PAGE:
Today we are experiencing many daily uncertainties, as the world is quickly undergoing drastic changes. People’s daily lives are disrupted around the world and mobility is immensely impacted (United Airlines have gone from 271 to 13 daily flights). Some activities may thrive in these times, such as organic home-delivery services, while others come abruptly to a hold.
We increasingly ask ourselves: What will come next? What is life after confinement? The truth is, nobody knows. Not the political leaders, the scientists, business leaders or economists. Nobody.
Yes, we have many tools and calculations to help us understand what is to come. Separated by discipline (health scientists, economists, policy makers), tools have helped a lot in making predictions and decision-making. They are usually based on past occurrences.
The size and scale of current challenges are beyond what has been experienced before. The same tools do not serve us anymore as they did in the past. Still, these tools are how we know to respond.
Most experts on climate change know well, to what extent tools are very valuable – they help and give us an indication of what is possible, not predict facts.
“tools … give us indication of what is possible, (they do) not predict facts.”
Harmony and turbulence of our own space
Personally too our lives are undergoing drastic changes. Many people are finding themselves in quite difficult situations. Confined to small spaces as the majority of people on this planet live in cities, and being obstructed in so many things, including attend burials or planned weddings, or being put in challenging situations such as domestic violence or upcoming births.
These situations bring a sense of loss of control and unpredictability, which can be the most difficult to live. They lead to a sense of uncertainty and of course fear.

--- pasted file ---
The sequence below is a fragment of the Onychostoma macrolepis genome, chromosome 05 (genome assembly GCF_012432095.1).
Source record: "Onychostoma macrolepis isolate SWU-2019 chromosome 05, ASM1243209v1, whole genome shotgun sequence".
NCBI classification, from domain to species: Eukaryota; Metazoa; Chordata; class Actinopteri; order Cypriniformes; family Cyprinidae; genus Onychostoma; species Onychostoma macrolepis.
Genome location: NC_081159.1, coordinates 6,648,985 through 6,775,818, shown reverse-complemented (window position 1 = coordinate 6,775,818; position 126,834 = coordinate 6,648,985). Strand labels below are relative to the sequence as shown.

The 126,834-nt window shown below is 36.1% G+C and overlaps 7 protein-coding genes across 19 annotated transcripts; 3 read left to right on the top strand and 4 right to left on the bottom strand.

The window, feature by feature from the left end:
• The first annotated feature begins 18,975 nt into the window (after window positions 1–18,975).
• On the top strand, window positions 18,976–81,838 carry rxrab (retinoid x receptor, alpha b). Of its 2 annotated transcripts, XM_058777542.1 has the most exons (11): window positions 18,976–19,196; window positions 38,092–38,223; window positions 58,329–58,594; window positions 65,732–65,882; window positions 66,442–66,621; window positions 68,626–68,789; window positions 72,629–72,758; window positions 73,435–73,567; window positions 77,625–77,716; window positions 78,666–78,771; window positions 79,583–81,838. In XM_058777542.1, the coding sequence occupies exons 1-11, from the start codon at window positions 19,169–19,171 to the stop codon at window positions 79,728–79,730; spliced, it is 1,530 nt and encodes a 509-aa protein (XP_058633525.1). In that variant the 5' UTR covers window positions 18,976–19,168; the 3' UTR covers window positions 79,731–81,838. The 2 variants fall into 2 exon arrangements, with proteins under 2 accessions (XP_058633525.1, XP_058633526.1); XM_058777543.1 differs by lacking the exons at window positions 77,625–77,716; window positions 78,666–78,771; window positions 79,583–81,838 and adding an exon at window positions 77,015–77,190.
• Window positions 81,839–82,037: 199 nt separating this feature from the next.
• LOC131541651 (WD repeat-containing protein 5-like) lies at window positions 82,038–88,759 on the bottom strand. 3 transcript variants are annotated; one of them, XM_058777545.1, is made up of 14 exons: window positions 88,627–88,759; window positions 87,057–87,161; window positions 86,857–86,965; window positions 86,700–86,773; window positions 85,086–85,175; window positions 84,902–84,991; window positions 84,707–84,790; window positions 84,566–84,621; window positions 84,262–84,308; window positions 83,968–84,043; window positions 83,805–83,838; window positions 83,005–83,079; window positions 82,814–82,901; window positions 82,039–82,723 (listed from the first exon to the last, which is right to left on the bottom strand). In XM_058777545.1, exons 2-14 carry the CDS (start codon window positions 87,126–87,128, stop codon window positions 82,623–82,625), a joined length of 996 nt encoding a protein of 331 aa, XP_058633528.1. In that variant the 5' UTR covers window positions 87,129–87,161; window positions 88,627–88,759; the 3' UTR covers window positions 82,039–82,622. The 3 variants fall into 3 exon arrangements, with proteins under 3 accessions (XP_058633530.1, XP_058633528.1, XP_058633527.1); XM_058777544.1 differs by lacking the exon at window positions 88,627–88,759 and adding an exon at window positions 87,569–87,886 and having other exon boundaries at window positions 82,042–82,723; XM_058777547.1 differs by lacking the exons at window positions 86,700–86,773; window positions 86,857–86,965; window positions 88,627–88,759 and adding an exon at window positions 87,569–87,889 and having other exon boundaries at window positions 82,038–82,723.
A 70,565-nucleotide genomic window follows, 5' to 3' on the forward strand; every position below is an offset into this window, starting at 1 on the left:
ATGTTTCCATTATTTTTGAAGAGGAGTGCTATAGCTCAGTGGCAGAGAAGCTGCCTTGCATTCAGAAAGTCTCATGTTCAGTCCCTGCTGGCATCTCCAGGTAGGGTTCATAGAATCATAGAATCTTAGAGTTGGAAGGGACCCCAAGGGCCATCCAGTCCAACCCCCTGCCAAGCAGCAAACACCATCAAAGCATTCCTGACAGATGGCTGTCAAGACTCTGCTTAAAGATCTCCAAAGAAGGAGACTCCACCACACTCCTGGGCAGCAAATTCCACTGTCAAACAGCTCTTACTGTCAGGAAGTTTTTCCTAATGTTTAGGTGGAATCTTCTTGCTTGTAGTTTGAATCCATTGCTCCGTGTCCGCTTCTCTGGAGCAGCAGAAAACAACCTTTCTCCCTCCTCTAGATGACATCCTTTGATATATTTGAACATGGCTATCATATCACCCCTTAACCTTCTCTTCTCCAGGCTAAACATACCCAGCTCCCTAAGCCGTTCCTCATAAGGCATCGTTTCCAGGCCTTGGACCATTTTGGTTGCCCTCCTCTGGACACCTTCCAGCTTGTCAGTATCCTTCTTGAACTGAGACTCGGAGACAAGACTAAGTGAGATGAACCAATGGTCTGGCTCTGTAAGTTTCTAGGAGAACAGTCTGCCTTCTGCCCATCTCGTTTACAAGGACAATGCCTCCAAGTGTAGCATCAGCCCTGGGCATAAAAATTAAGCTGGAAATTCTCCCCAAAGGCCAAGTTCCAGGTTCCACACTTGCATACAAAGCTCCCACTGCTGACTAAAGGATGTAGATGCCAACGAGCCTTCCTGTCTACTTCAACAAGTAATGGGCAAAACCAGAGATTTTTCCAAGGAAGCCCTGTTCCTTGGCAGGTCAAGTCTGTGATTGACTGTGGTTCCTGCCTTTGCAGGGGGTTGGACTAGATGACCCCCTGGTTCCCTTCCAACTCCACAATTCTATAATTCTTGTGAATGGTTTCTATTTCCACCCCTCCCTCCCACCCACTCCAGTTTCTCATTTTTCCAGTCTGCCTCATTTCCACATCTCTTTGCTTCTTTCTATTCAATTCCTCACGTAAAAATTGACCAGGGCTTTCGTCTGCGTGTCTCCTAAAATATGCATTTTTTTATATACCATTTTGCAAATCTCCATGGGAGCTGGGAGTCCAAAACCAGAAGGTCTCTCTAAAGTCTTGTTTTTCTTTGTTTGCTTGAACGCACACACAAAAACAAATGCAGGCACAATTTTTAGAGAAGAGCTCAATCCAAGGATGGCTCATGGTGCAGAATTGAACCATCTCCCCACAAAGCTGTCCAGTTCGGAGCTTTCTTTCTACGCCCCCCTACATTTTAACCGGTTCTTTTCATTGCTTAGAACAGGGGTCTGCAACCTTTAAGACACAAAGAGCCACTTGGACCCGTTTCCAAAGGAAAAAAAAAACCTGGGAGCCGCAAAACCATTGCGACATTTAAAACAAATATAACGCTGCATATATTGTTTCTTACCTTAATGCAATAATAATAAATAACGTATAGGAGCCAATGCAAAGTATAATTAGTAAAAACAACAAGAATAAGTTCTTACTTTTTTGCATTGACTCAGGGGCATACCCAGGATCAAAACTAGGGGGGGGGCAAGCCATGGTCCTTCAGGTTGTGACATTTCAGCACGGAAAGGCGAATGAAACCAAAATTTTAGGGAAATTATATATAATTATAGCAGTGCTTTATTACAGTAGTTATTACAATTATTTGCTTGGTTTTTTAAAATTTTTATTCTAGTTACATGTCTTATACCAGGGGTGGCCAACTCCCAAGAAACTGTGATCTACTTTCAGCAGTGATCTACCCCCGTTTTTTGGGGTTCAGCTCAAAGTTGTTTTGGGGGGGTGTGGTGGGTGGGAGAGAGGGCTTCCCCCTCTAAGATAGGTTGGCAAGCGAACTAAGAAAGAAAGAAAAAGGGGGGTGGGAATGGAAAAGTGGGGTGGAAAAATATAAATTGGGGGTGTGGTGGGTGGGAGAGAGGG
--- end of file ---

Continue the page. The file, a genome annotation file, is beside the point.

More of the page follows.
For those who are fortunate to be in more livable conditions, many people are able to see the opportunity the situation offers. This is a time where most of the hurrying and busyness we fill our lives with has fallen away. The space that this allows – our own personal space – gives us an opportunity to reconnect or better connect with ourselves. Regenerative to some, this same process is challenging to many.
Such space, and the losses we are experiencing remind us to what extent we have a choice in the things we do. We are all discovering new conditions, changing our activities, adapting while we let go of so much. We learn and we try things out. We are reminded that this process of learning takes curiosity, creativity and adapt and changing if we feel so.
We learn and we try things out.
We are also seeing an important change in the way we find time to help others and in how we communicate, be it with friends, family members we didn’t call in a long time or partners, suppliers. Our conversations are more personal. We can be more sincere to the question ‘how are you’ as we offer sincere interest into the wellbeing of the other.
Turbulent business, where is the harmony?
So what about our businesses? As they also undergo structural change, how are we able to adapt them to this new reality?
When at personal level we can take things ‘one day at a time’, with a ‘trial and error’ approach, the same does not apply to organizations. Here we deal with teams of people, with infrastructure, with an administrative structure and of course with clients. Many see some suppliers or clients vanish overnight and employees move to telecommuting. Such changes generate unpredictability and loss of control.